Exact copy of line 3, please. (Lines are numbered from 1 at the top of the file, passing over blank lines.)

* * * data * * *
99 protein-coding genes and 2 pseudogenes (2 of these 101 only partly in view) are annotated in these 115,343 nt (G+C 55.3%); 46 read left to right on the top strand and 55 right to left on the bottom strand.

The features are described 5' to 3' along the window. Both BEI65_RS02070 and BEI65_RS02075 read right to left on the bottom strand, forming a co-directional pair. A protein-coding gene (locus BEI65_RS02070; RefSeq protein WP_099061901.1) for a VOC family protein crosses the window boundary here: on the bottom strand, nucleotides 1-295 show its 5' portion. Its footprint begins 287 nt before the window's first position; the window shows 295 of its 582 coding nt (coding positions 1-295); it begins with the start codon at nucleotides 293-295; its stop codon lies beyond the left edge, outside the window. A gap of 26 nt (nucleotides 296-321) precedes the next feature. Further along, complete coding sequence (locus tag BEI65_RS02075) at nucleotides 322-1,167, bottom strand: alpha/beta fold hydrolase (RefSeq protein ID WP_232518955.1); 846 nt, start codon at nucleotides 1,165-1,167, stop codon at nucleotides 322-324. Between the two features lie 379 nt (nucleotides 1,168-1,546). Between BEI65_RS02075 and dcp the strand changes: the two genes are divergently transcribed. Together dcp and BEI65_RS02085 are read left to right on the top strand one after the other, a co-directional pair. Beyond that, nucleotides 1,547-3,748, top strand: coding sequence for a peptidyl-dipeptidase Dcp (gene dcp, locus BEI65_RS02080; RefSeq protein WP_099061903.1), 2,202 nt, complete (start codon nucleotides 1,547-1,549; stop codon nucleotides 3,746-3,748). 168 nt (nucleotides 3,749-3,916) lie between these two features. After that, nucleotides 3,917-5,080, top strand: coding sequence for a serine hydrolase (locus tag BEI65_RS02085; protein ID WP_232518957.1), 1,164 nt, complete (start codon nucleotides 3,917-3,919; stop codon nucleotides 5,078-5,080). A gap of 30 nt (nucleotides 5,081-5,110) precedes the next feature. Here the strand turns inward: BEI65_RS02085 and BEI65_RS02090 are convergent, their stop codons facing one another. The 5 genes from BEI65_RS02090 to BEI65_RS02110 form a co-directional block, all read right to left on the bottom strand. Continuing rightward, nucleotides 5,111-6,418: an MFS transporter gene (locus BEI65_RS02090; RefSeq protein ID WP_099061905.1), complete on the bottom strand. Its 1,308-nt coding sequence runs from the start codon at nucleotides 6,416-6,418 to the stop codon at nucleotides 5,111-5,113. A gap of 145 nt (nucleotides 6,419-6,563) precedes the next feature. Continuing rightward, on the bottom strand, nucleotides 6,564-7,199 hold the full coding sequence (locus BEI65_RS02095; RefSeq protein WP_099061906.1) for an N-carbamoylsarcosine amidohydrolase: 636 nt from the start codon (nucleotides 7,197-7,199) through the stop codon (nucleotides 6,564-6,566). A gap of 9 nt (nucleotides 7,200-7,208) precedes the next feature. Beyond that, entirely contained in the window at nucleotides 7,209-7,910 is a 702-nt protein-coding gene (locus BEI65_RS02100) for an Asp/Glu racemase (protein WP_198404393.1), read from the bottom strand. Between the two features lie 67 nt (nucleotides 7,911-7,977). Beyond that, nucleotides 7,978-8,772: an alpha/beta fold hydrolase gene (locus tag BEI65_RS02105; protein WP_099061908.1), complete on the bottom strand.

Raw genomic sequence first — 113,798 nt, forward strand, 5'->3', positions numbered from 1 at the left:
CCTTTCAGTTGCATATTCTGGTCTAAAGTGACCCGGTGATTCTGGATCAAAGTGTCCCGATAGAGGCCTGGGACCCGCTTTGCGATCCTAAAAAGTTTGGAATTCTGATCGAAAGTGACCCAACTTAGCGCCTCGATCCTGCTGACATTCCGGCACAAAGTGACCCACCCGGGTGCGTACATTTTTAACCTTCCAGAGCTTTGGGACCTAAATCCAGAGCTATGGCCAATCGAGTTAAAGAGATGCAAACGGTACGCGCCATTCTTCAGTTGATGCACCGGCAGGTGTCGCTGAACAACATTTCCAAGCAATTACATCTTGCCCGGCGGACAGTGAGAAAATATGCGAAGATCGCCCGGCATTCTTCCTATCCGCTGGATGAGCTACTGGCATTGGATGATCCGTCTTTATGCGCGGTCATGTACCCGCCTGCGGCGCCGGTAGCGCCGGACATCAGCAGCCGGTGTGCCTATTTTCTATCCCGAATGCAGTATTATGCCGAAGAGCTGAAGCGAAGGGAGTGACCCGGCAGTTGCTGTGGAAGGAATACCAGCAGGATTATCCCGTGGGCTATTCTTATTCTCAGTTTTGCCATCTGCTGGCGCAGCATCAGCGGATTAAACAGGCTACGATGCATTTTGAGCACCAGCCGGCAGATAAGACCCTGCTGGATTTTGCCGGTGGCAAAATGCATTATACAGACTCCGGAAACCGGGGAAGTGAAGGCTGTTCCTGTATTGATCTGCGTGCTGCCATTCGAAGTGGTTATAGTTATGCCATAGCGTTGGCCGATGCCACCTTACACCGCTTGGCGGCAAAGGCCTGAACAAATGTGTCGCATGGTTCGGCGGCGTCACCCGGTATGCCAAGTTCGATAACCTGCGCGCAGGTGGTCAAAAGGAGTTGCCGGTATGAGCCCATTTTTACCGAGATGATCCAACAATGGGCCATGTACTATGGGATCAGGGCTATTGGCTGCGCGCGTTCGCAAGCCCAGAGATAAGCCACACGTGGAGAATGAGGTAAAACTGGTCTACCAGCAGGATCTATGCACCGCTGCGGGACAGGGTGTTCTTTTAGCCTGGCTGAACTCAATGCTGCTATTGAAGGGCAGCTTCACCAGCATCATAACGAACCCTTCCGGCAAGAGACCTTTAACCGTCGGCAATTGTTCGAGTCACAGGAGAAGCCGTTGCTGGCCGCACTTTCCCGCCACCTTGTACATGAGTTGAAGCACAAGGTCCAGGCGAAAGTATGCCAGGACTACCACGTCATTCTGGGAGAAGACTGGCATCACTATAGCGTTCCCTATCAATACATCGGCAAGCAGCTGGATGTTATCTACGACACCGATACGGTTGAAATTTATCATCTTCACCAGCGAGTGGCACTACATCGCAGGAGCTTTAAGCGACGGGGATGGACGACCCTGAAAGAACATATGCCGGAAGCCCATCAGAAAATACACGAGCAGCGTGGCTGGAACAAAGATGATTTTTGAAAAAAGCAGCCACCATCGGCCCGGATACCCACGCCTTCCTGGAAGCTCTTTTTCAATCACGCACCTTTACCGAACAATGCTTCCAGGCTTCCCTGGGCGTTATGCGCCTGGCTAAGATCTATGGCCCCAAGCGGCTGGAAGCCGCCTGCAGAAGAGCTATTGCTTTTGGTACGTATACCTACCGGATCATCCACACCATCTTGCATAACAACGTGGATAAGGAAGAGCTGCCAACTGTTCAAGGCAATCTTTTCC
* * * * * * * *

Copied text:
Raw genomic sequence first — 113,798 nt, forward strand, 5'->3', positions numbered from 1 at the left: